MPEG-2 and H.264/AVC

The introduction of recording equipment employing H.264, with Fidelity Range Extensions (FRExt), has created a viable alternative to equipment using long-GOP MPEG-2. The MPEG-4, Part 10, H.264/AVC codec is currently available in two recording implementations: AVC-Intra (Panasonic) and AVCHD (Canon, Panasonic and Sony).

The AVC-Intra, for professional use, employs intraframe encoding while the latter, currently for consumer use, employs interframe encoding. Although not versions of the same codec, both are marketed with similar claims of being twice as efficient as MPEG-2. To check this claim's validity, we will examine both MPEG-2 and H.264 encoding.

MPEG-2: frame encoding

After appropriate filtering to reduce noise, a picture is partitioned into 16 × 16 pixel macroblocks. A discrete cosine transform (DCT) is applied to each of the four 8 × 8 luminance blocks within a macroblock. The DCT organizes information so the level of detail to which the human eye is most sensitive is not discarded. Conversely, very fine detail will be discarded first.

Compression occurs through quantization of coefficients from the DCT. Quantizing reduces the number of bits representing each coefficient. After quantization, further data reduction is applied using variable length coding (VLC) and run length coding (RLC). The result is an MPEG-2 I-frame.

These steps are essentially the same for MPEG-2 and DVC (DV, DVCAM and DVCPRO) encoders.

H.264: slice encoding

H.264 intra-encoding employs techniques that reduce spatial redundancies. Redundancies exist because some image areas are naturally correlated with other image areas.

The process begins by partitioning an incoming picture into 16 × 16 pixel macroblocks. Each macroblock is further partitioned into 16 4 × 4 pixel submacroblocks. The encoder uses the former block size for gross detail and the latter for fine detail.

Previous (reference) blocks are used as a source of reference pixels. These blocks will have already been encoded and decoded. (H.264 supports an adaptive deblocking filter that attenuates compression blocking artifacts and operates during encoding and decoding.)

Reference pixels are located at the left and upper boundaries between previous blocks and the current block. Predictions are made for 4 × 4 or 8 × 8 blocks using nine prediction modes. (See Figure 1.) The 16 × 16 macroblock predictions are made using four prediction modes. (See Figure 2.)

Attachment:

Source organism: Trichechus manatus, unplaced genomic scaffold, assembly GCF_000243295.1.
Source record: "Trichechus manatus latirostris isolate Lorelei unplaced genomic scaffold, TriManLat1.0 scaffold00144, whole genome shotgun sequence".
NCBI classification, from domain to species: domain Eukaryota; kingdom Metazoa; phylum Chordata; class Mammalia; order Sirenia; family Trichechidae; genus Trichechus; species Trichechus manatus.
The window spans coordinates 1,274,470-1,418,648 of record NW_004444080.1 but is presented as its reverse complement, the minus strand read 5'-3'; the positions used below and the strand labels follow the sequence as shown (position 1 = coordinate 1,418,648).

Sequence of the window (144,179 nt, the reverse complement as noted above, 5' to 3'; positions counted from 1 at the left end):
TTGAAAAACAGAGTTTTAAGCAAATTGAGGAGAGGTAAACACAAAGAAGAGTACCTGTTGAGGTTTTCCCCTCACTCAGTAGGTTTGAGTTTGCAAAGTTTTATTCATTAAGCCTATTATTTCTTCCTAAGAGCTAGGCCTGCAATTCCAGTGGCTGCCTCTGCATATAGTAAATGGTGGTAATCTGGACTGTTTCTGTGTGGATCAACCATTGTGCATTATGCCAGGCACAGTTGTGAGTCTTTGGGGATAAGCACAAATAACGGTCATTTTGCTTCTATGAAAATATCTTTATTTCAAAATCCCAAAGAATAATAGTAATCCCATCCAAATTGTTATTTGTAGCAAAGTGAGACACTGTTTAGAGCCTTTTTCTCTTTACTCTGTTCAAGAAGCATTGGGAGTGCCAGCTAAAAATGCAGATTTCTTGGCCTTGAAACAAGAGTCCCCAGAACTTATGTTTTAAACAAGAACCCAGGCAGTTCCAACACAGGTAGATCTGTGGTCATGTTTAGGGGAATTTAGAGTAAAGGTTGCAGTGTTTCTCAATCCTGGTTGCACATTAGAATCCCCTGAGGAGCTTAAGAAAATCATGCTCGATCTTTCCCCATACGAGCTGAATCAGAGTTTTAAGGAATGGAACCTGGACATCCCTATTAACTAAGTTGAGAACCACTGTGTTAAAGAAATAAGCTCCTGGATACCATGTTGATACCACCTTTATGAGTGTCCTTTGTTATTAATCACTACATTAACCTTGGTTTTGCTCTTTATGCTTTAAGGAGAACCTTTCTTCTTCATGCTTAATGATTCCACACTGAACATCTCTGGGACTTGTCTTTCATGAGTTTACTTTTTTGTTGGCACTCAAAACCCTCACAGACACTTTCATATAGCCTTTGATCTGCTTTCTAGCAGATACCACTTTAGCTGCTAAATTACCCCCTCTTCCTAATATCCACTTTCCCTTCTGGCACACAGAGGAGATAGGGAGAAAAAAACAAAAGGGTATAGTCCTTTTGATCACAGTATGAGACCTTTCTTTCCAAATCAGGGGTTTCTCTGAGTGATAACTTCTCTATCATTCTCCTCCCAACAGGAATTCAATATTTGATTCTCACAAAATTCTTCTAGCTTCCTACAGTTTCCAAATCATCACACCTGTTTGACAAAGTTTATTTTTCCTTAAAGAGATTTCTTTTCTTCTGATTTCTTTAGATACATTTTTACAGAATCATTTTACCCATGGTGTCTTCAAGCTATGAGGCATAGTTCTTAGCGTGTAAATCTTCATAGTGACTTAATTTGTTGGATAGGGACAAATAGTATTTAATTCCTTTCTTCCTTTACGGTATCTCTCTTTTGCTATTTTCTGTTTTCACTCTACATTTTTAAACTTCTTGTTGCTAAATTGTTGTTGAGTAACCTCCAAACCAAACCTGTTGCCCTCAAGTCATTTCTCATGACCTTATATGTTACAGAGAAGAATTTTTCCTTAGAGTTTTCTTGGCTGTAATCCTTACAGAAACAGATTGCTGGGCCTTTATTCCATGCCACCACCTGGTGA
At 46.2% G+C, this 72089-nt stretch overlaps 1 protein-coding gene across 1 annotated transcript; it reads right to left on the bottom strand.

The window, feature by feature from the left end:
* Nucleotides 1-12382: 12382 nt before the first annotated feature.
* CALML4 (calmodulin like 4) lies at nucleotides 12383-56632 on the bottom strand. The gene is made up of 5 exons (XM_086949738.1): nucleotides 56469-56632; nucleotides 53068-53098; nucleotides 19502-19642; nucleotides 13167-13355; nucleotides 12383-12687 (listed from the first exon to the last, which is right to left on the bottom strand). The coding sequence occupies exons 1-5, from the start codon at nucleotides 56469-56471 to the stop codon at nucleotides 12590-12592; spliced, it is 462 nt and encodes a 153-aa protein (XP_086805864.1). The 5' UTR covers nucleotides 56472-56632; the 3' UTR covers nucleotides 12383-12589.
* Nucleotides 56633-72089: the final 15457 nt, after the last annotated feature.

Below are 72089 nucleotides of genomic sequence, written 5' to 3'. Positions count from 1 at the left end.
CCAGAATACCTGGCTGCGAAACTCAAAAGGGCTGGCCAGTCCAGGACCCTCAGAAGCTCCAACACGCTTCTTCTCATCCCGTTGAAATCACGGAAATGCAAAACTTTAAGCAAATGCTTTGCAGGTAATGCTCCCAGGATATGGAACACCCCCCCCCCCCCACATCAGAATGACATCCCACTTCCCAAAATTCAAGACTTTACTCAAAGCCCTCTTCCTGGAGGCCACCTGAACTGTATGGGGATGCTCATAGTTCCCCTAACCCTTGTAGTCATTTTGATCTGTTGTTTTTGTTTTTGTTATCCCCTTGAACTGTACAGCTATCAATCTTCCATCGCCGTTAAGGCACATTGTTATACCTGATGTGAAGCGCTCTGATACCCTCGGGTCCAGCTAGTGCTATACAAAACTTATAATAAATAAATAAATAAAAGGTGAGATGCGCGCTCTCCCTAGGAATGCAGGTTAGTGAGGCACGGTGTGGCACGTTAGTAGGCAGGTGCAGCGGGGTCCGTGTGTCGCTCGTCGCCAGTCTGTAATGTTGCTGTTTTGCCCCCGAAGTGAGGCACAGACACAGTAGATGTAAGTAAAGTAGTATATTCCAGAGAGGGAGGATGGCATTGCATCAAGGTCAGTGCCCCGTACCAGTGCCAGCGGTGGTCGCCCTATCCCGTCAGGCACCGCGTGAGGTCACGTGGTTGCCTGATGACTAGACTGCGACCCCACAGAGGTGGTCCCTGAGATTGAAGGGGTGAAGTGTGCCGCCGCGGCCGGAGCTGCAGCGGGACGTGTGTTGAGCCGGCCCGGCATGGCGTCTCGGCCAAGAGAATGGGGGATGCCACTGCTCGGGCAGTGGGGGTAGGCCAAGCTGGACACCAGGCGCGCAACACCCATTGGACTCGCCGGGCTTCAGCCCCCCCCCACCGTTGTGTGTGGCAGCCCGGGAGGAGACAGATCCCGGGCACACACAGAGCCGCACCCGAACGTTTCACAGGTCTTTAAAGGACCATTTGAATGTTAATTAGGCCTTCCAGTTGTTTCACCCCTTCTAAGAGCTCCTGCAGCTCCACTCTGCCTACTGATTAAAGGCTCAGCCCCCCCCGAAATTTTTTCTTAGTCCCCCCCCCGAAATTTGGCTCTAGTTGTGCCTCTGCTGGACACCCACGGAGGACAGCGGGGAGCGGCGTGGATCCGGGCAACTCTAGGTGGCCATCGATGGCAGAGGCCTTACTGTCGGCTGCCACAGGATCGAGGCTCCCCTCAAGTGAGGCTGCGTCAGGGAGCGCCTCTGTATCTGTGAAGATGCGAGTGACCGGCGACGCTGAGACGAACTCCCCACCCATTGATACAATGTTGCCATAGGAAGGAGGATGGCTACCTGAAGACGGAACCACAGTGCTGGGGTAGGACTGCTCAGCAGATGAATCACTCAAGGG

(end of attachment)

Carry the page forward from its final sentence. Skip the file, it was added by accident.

The mode that best predicts the content of the current block is selected as the current mode. This mode is used to generate a predicted block from the reference pixels. (See Figure 3.)

A residual (error) block, computed as the difference between the predicted block and the current block, is then integer transformed. H.264 employs a 4 × 4 or 8 × 8 integer transform rather than a DCT transform.(Integer transforms prevent mismatches between encoders and decoders.) Next, the results from the transform are quantized and entropy coded.

While MPEG-2 uses variable length coding (VLC) to further reduce data, H.264 employs context-adaptive binary arithmetic coding (CABAC) or context-adaptive variable-length coding (CAVLC) entropy coding. CAVLC and CABAC are supported by the Main, High-10 and High-422 Profiles.

When grouped together, intra-encoded blocks yield an I-slice. A picture — a field or frame — is encoded as one or more slices, up to a maximum of eight slices.

AVC-Intra codecs

Panasonic offers two AVC-Intra codecs as alternatives to its DVCPRO HD codec on selected P2-based devices: the 50Mb/s High-10 Profile (Hi10P) codec and the 100Mb/s High-422 Profile (H422P) codec.

Several caveats apply to Panasonic's AVC-Intra. First, as shown in Table 1, these codecs encode dissimilar numbers of luma and chroma samples — with different sample widths. Nevertheless, after equalizing these data, the H.264 block prediction tools provide nearly twice (≈1.87X) the efficiency of the DVC-based DVCPRO HD codec — or I-frame-only MPEG-2.

Second, the claim of AVC-Intra's 2X greater efficiency does not apply to long-GOP MPEG-2. Long-GOP MPEG-2 is about 160 percent more efficient than intra H.264, which is why 1920 × 1080, 4:2:2, 8-bit video can be encoded using XDCAM HD 422 at only 50Mb/s.

MPEG-2: P- and B-frame encoding

A newly encoded I-frame is decoded to regenerate an initial picture, which is divided into 16 × 16 pixel macroblocks. Starting with the upper, leftmost macroblock, a search is made to determine its location in the next picture. A correlation technique measures how closely the macroblock matches each searched macroblock.

In a methodical pattern, the macroblock is moved in all directions at increasing distances from its origin. The displacement — direction and distance moved when a match is made — becomes the macroblock's motion vector. This process is repeated for each macroblock until all motion vectors have been computed and saved in a motion compensation block. Next, a predicted frame is constructed using these vectors applied to the initial picture.